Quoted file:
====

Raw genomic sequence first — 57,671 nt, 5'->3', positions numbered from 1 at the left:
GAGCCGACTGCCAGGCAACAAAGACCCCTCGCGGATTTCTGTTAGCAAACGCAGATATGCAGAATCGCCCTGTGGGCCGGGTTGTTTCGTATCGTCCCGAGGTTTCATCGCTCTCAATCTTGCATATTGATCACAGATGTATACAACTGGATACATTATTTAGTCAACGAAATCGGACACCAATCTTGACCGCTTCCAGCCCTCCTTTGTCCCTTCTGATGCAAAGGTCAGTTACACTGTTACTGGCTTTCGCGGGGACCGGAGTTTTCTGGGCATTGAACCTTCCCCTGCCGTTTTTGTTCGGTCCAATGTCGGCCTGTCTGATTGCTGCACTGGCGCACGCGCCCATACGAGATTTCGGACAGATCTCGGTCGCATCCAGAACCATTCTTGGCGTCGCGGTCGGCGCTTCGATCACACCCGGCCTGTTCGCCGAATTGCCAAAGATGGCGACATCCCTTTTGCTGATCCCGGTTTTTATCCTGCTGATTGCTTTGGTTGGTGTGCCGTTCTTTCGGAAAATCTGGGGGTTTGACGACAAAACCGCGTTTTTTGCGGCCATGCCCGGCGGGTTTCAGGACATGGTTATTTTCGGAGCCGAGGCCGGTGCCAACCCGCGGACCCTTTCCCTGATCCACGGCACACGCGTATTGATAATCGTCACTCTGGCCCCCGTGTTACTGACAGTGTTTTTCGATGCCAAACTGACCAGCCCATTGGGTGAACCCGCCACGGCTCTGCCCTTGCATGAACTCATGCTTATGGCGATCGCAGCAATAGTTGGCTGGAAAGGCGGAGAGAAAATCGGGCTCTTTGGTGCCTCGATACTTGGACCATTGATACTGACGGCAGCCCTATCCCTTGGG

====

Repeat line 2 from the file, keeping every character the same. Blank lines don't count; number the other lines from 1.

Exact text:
GAGCCGACTGCCAGGCAACAAAGACCCCTCGCGGATTTCTGTTAGCAAACGCAGATATGCAGAATCGCCCTGTGGGCCGGGTTGTTTCGTATCGTCCCGAGGTTTCATCGCTCTCAATCTTGCATATTGATCACAGATGTATACAACTGGATACATTATTTAGTCAACGAAATCGGACACCAATCTTGACCGCTTCCAGCCCTCCTTTGTCCCTTCTGATGCAAAGGTCAGTTACACTGTTACTGGCTTTCGCGGGGACCGGAGTTTTCTGGGCATTGAACCTTCCCCTGCCGTTTTTGTTCGGTCCAATGTCGGCCTGTCTGATTGCTGCACTGGCGCACGCGCCCATACGAGATTTCGGACAGATCTCGGTCGCATCCAGAACCATTCTTGGCGTCGCGGTCGGCGCTTCGATCACACCCGGCCTGTTCGCCGAATTGCCAAAGATGGCGACATCCCTTTTGCTGATCCCGGTTTTTATCCTGCTGATTGCTTTGGTTGGTGTGCCGTTCTTTCGGAAAATCTGGGGGTTTGACGACAAAACCGCGTTTTTTGCGGCCATGCCCGGCGGGTTTCAGGACATGGTTATTTTCGGAGCCGAGGCCGGTGCCAACCCGCGGACCCTTTCCCTGATCCACGGCACACGCGTATTGATAATCGTCACTCTGGCCCCCGTGTTACTGACAGTGTTTTTCGATGCCAAACTGACCAGCCCATTGGGTGAACCCGCCACGGCTCTGCCCTTGCATGAACTCATGCTTATGGCGATCGCAGCAATAGTTGGCTGGAAAGGCGGAGAGAAAATCGGGCTCTTTGGTGCCTCGATACTTGGACCATTGATACTGACGGCAGCCCTATCCCTTGGG